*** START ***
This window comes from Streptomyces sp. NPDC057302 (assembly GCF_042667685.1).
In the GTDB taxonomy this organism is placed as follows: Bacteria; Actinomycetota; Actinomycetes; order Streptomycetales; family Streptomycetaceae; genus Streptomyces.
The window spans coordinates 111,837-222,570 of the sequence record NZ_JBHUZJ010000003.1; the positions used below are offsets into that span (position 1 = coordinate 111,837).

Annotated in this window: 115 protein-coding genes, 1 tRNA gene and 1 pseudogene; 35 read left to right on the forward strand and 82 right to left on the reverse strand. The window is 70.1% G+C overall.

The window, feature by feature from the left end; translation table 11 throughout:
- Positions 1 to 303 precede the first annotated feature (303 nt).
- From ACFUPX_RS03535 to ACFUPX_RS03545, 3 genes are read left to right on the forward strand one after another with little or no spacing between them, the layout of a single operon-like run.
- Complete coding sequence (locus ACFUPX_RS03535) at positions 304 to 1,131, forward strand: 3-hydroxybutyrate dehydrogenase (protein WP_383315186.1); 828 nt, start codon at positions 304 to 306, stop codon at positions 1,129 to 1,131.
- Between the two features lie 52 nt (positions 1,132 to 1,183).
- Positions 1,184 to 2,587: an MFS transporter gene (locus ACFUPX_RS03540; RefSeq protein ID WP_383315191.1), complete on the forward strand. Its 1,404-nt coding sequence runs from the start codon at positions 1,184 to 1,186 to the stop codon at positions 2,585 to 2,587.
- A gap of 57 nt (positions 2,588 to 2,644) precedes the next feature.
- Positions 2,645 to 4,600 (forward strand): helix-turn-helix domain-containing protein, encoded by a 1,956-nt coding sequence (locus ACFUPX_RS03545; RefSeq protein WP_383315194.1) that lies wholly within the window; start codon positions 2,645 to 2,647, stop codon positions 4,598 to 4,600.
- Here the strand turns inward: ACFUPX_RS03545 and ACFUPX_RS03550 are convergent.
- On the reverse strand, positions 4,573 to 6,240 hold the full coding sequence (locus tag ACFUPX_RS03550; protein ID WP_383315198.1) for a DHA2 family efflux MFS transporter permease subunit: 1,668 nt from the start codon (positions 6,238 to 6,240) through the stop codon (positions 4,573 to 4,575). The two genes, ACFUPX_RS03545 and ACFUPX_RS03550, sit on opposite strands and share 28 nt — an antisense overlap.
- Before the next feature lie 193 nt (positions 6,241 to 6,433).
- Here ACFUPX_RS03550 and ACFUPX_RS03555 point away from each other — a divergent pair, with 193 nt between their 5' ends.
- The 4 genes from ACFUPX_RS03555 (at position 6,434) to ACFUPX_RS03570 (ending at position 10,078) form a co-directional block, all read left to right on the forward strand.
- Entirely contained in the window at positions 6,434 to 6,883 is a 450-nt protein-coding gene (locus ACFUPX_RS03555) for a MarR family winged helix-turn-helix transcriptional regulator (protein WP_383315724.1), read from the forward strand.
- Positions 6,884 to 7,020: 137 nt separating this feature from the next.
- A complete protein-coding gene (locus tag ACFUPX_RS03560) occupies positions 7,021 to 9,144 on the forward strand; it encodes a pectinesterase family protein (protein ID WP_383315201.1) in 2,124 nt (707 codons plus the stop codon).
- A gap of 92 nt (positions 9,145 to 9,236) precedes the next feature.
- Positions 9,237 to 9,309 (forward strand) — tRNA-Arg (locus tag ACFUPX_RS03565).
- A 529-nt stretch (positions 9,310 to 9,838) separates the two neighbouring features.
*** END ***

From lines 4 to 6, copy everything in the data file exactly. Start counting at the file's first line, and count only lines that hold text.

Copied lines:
Annotated in this window: 115 protein-coding genes, 1 tRNA gene and 1 pseudogene; 35 read left to right on the forward strand and 82 right to left on the reverse strand. The window is 70.1% G+C overall.

The window, feature by feature from the left end; translation table 11 throughout:
- Positions 1 to 303 precede the first annotated feature (303 nt).